K-4 students share the Red Clovers during library times. The books help me teach and reinforce key literacy skills. Sharing takes the form of readalouds, movement activities, even blogging! Click here to visit the Red Clover site to learn more about the program and see the books your children will be sharing this Fall.
4th-8th graders listen to and watch book talks for the DCF nominees. They may participate in discussion groups and keep us busy making sure multiple copies of the books get into their eager hands! Click here to visit the DCF site. Watch trailers for this year’s nominees! We encourage you to read along with your child. The most meaningful discussions happen with you!
Filed under 1st Grade, 2nd Grade, 3rd Grade, 4th Grade, 5th Grade, 6th Grade, 7th Grade, 8th Grade, Books, Booktalks, DCF, Kindergarten, Readalouds, reading, Red Clover
Wow! Our first day of school flew by in a flurry of activity. Our whole school assembly was treated to a readaloud by Mr. Marino and Ms. Boutaugh. This a CCS tradition that I just love.Their choice for this year was “Only One You” by Linda Kranz. This book encourages each and every one of us to find our own way in the world. It reminds us to be brave, to be creative, to just be who we are. What a wonderful message to hear on the first day of school. To read more about the power of picture books, no matter what your age, click here.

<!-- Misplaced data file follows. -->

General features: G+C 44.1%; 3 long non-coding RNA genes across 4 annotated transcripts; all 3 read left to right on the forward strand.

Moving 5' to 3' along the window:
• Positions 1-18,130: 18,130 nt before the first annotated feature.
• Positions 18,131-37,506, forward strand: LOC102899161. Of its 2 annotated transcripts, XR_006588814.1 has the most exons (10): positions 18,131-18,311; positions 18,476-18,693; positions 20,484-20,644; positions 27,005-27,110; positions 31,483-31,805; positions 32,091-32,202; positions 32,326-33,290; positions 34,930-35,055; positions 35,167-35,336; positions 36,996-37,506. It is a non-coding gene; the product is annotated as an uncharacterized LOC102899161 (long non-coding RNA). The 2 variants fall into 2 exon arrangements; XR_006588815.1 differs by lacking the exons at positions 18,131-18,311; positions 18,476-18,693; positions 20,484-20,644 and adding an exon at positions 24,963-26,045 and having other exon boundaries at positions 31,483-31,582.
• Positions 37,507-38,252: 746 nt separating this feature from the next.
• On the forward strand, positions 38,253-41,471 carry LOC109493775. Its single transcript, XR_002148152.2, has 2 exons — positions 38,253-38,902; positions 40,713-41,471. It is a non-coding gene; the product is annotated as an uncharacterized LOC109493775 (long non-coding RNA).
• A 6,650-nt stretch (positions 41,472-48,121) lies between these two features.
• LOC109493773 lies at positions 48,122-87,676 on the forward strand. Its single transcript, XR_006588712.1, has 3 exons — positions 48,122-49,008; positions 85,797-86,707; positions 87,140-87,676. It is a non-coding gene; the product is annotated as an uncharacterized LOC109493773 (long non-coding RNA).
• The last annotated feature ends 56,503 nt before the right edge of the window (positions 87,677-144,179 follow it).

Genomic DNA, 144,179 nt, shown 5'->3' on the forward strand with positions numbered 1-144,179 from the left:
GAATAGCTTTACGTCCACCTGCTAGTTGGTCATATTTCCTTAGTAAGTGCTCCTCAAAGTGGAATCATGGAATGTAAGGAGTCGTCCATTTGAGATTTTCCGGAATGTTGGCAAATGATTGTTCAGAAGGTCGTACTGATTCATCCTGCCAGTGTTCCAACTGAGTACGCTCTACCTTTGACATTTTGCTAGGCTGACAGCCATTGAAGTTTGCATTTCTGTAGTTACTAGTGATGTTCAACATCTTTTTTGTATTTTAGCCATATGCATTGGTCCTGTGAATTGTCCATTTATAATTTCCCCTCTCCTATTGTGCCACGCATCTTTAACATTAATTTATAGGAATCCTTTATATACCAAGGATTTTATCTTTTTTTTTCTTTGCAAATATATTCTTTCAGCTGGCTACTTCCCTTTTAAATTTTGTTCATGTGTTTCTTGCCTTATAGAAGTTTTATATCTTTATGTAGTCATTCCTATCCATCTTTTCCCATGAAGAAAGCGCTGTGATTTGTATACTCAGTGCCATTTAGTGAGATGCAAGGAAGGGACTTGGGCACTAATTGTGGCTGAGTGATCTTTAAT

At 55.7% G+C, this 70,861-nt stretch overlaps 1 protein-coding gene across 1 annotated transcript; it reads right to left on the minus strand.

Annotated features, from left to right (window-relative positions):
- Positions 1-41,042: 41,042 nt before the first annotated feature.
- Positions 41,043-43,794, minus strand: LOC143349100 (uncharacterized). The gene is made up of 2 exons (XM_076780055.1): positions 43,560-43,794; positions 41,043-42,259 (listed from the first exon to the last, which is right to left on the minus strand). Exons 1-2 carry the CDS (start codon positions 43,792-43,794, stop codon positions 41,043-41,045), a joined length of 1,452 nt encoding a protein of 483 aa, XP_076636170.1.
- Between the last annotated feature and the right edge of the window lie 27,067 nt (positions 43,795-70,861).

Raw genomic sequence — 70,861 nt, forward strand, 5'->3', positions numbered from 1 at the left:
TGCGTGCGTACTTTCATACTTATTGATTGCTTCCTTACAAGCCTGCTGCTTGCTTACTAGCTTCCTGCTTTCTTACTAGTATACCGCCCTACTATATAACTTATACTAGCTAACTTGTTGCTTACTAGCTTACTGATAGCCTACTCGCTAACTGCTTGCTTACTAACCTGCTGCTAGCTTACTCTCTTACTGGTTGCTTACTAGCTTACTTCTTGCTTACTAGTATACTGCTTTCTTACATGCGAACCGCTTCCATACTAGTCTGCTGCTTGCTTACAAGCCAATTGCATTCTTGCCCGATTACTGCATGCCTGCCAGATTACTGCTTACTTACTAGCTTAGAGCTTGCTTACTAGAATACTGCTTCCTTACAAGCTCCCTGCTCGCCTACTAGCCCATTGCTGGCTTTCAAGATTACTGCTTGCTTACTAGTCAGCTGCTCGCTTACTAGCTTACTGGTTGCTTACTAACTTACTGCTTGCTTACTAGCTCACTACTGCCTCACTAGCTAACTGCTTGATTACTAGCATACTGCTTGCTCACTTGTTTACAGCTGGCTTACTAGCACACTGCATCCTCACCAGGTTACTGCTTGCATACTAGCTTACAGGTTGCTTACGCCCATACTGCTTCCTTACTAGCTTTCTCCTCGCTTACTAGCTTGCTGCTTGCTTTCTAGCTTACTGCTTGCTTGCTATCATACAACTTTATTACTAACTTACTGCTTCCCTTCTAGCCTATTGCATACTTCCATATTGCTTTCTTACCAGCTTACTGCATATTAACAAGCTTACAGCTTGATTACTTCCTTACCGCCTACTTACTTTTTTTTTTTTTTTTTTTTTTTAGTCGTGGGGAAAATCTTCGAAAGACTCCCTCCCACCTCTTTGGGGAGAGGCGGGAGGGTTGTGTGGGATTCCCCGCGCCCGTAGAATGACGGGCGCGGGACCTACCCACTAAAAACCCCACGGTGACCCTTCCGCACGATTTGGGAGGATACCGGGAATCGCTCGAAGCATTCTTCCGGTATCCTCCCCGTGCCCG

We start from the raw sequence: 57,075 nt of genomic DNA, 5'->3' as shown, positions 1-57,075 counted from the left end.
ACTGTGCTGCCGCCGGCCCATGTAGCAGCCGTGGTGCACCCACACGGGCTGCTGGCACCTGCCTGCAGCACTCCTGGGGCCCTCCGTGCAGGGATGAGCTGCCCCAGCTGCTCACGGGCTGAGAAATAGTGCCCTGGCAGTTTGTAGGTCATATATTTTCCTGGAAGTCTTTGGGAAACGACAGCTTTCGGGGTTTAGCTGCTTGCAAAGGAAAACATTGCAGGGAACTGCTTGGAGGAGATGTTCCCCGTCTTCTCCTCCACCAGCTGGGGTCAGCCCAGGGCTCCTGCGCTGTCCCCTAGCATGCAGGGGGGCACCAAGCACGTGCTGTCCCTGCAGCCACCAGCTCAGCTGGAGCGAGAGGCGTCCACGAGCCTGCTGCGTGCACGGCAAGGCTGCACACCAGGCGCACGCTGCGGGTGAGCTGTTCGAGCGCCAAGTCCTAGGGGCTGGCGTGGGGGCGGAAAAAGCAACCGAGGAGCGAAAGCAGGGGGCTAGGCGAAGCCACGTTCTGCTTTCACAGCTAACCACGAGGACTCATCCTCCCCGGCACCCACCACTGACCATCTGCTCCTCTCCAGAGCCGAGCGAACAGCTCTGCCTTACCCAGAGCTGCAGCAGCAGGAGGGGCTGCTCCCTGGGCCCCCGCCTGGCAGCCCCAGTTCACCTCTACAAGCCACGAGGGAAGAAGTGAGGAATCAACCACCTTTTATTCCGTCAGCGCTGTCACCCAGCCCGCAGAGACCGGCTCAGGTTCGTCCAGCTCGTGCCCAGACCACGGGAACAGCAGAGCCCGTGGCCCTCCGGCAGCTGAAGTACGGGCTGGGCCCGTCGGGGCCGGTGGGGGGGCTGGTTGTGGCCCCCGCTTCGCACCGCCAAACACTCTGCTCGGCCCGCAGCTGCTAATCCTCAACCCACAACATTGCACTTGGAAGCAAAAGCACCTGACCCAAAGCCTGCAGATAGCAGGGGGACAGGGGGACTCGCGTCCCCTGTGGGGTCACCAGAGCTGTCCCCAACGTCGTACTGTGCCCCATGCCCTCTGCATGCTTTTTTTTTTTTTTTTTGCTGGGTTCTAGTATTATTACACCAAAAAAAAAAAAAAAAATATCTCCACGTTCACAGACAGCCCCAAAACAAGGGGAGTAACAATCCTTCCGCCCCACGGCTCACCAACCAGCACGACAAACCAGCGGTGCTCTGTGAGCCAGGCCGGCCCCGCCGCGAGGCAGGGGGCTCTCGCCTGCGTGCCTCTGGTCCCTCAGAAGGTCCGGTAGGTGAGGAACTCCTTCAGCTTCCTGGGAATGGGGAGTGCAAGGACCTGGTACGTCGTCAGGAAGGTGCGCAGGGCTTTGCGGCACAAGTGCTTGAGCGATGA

2nd, 3rd and 6th graders kept us on our toes with readalouds, exploration, and booktalks. We have delivered hundreds (yes, hundreds) of books to classroom teachers. We can’t wait till tomorrow! Here is a great picture of what I refer to as a “book huddle”. 6th graders couldn’t wait to get their hands on the new Dorothy Canfield Fisher books after watching booktrailers and listening to some readaloud hooks! Curious about these books yourself? Click here to visit my YouTube playlist.